FCC to ask Congress for $18B for public safety network

The U.S. Federal Communications Commission will ask Congress for $16 billion to $18 billion to pay for building and maintaining a nationwide mobile broadband network for emergency response agencies, including police and fire departments.

The FCC will also recommend, in a national broadband plan due to be released next month, that mobile carriers that paid billions of dollars for spectrum in the 700MHz band be required to share their spectrum with public safety agencies, agency Chairman Julius Genachowski said today.

A grant program of up to $18 billion over 10 years is needed to get a nationwide, interoperable public safety network built, Genachowski said in a press briefing. Public safety officials and U.S. lawmakers have been calling for a nationwide mobile broadband network since the Sept. 11 terrorist attacks on the U.S., during which the multiple public safety agencies responding to the attacks couldn't talk to each other.

"This is important," Genachowski said. "We have gone too long with little progress to show for it. The private sector simply is not going to build a nationwide, state-of-the-art, interoperable broadband network for public safety on its own dime."

Asked if Congress might balk at spending $16 billion or more on a public safety network, Genachowski said the network is necessary. The FCC's plan represents the "best and shortest path" to needed emergency communications for public safety agencies, he said.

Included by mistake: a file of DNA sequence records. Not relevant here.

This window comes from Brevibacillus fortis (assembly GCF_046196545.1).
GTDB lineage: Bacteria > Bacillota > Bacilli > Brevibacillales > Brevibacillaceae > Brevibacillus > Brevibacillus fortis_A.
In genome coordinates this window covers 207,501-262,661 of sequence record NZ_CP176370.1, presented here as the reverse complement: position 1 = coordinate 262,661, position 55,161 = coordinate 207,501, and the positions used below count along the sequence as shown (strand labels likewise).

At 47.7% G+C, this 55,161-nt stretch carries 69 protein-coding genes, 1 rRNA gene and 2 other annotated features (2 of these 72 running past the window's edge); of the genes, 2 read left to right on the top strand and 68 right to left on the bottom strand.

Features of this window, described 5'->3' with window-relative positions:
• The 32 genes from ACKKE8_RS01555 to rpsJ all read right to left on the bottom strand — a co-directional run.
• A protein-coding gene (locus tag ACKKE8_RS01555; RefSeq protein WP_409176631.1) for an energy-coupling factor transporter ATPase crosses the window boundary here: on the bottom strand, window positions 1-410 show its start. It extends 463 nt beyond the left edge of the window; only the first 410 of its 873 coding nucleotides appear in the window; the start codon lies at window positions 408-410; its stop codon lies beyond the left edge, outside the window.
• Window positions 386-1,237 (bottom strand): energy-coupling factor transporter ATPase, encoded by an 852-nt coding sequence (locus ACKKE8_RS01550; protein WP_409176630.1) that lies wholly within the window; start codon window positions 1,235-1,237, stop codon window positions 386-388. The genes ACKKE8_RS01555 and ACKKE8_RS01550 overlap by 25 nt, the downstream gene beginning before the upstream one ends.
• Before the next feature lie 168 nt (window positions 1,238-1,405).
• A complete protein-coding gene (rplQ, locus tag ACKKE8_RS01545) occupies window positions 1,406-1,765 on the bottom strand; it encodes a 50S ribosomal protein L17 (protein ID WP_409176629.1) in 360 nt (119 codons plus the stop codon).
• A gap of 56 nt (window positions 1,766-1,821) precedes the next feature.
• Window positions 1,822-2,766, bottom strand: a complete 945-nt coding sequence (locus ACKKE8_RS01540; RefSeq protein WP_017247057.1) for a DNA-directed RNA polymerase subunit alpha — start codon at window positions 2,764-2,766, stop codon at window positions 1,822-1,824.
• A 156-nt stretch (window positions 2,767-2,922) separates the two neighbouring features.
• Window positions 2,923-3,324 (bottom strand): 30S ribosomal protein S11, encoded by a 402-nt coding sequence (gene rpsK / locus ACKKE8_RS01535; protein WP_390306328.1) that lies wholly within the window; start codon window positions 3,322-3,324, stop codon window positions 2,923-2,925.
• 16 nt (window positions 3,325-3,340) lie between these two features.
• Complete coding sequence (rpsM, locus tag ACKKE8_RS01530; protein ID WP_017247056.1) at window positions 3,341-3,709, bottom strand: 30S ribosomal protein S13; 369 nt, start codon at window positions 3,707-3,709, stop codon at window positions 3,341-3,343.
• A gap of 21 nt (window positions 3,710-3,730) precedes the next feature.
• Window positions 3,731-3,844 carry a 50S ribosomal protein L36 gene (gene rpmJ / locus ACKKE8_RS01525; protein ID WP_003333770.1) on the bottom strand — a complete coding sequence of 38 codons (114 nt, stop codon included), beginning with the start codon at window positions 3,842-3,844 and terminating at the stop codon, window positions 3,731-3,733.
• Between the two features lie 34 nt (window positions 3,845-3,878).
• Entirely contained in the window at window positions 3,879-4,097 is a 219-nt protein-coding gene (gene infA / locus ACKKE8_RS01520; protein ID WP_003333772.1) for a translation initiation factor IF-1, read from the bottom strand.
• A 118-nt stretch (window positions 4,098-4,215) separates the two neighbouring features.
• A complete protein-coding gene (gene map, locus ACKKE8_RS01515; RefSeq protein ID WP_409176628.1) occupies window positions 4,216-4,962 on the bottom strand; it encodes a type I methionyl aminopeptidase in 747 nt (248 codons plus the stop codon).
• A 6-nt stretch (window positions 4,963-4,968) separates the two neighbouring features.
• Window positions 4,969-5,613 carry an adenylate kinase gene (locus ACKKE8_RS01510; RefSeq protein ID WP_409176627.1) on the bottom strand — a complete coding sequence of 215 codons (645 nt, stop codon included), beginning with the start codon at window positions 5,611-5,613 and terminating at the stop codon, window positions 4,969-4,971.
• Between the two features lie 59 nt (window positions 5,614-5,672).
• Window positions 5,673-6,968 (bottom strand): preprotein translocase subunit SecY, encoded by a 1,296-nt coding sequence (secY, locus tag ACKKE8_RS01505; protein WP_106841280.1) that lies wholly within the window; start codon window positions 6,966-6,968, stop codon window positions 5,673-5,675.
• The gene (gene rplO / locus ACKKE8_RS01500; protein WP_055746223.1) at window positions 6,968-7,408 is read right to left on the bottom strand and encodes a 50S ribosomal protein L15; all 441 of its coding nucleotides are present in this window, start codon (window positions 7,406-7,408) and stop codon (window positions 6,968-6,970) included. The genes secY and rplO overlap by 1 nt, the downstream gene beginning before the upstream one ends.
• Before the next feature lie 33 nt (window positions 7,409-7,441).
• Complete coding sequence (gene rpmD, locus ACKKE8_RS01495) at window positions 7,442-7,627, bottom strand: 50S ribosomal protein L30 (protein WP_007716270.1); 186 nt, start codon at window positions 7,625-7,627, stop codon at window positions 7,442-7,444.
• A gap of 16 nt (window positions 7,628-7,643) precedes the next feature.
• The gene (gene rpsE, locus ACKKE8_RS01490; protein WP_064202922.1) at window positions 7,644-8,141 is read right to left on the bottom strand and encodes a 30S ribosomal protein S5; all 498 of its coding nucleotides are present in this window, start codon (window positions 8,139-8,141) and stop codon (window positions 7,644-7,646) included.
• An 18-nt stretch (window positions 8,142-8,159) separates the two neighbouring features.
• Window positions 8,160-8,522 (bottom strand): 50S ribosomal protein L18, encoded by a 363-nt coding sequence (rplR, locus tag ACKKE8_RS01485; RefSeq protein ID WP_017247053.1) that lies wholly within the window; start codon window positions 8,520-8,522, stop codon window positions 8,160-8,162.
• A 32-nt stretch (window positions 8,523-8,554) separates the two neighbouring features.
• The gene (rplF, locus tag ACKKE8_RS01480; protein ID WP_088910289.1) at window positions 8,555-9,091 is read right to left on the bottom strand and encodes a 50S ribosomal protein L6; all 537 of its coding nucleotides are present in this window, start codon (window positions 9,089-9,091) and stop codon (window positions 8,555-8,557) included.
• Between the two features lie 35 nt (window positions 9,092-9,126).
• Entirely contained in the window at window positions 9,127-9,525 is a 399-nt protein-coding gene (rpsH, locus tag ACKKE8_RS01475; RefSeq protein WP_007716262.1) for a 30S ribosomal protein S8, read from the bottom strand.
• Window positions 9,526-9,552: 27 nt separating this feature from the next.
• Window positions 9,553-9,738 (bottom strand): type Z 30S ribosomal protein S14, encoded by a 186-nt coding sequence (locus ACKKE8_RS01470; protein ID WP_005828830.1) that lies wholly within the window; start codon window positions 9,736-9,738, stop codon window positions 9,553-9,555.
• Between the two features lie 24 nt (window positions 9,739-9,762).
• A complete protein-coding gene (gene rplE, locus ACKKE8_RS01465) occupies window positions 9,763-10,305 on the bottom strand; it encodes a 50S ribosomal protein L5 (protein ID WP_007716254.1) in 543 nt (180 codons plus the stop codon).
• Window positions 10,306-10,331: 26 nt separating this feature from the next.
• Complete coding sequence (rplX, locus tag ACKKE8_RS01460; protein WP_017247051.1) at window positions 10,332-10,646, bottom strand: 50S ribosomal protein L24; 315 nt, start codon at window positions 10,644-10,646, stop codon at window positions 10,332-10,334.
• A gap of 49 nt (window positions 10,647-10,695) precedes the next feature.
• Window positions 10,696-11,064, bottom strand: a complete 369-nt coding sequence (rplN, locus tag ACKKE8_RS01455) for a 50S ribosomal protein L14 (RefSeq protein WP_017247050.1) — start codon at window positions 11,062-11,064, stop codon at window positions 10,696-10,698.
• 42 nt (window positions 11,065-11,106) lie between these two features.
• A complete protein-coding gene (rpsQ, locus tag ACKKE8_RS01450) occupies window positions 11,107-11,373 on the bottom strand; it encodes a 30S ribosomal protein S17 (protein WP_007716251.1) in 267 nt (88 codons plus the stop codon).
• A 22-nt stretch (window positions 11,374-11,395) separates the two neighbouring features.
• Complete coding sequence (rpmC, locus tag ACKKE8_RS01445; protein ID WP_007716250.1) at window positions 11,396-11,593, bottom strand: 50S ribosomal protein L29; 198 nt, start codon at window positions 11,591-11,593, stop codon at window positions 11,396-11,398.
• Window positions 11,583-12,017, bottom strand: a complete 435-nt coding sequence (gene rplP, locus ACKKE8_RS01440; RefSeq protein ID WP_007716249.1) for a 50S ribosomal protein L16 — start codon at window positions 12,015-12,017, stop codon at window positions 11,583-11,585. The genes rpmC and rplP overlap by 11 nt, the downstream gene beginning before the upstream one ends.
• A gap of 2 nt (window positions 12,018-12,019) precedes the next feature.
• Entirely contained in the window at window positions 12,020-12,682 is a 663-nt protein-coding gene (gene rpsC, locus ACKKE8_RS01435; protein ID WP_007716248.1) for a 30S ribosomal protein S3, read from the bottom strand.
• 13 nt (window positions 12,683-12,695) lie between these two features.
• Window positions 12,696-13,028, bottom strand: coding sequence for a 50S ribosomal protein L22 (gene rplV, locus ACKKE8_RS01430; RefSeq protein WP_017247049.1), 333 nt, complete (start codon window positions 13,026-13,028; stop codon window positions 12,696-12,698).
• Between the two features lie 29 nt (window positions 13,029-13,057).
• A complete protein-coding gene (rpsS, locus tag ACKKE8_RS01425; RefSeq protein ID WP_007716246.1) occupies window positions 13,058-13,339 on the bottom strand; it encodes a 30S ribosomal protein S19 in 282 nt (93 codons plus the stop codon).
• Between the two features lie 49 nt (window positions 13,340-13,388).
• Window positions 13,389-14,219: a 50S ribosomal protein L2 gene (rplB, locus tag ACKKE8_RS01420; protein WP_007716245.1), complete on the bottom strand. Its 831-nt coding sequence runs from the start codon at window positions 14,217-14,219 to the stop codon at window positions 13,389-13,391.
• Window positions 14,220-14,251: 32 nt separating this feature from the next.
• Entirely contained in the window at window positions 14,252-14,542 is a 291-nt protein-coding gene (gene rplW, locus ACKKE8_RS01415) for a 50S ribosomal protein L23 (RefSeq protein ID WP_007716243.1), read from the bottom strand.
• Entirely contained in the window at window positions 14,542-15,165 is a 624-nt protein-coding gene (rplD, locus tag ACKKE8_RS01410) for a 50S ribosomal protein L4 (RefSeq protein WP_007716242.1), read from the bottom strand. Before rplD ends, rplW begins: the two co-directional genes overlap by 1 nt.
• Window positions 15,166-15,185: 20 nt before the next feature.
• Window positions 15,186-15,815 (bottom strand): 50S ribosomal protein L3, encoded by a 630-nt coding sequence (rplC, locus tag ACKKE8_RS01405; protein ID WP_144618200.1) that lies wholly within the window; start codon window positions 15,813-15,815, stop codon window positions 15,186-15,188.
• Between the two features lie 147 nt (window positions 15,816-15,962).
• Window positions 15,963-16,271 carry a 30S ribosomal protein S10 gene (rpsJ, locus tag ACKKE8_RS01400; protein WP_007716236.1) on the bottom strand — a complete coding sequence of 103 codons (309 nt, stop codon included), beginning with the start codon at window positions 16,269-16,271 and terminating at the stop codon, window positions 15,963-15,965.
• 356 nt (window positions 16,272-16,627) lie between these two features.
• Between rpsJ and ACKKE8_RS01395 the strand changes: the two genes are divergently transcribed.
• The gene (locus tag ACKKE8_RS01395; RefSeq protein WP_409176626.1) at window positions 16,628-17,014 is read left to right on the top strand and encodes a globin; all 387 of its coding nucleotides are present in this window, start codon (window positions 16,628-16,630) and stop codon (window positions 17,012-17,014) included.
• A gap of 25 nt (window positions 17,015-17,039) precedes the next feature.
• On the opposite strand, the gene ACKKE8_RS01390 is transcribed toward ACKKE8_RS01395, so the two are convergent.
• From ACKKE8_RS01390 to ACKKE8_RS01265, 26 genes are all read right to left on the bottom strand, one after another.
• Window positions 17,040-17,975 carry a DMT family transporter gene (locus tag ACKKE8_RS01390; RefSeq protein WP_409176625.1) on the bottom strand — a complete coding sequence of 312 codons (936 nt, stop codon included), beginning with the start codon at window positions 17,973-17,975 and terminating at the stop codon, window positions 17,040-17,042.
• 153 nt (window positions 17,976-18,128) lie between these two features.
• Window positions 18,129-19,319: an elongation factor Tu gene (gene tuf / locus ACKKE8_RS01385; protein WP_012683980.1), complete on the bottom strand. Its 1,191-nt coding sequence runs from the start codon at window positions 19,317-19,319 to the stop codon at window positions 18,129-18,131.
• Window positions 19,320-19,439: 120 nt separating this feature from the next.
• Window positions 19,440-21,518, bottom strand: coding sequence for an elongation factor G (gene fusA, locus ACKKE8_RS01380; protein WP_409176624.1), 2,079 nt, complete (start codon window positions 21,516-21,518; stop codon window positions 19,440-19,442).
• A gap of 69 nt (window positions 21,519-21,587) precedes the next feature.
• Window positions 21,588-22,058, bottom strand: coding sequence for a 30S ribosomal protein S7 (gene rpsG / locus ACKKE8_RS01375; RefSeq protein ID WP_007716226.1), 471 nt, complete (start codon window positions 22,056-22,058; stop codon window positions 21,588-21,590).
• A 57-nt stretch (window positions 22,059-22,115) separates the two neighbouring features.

After a protracted battle, Congress, in late 2005, passed legislation requiring TV stations to move to all-digital broadcasts and abandon analog spectrum between channels 52 and 69. Much of the cleared spectrum, in the 700MHz band, was sold in auctions that ended in March 2008, and many spectrum experts say the spectrum is optimal for wireless broadband services.

But a block of spectrum that the FCC tried to sell for a shared commercial/public safety service failed to sell, and the FCC has not attempted to re-auction that D block of spectrum since then.

The FCC's national broadband plan will recommend that the D block be resold, but that public safety agencies would also have access to about 80MHz of spectrum sold to carriers including Verizon Communications and AT&T. Public safety agencies would have priority access on that spectrum under the FCC's plan.

With access to other spectrum, public safety agencies would have access to a redundant and reliable network, Genachowski said.

CTIA, a trade group representing mobile carriers, didn't have a reaction to the proposal. AT&T looks forward to seeing more details when the national broadband plan comes out, a spokeswoman said.

But public safety officials are "disappointed" with the proposal, said Charles Werner, fire chief for Charlottesville, Va. Several groups representing public safety agencies had asked Congress to reallocate the D block of spectrum to public safety agencies. Just last month, groups including the International Association of Chiefs of Police, the International Association of Fire Chiefs, and National Sheriffs' Association called on Congress to pass legislation turning over the spectrum to public safety agencies.

"There have been few times in my career that I have seen total alignment between all of the national public safety organizations as we have with the proposal to reallocate the D Block to public safety," Werner said. "Having said that, it is imperative that public safety direct its energies to determine the best path forward to achieve effective and interoperable public-safety broadband communications. Failure is not an option."

The national broadband plan will also include plans to enhance the nation's 911 emergency dialing service by linking it into broadband, Genachowski said. The plan will also focus on improving cybersecurity and the reliability of U.S. broadband networks, he said.

Copyright © 2010 IDG Communications, Inc.

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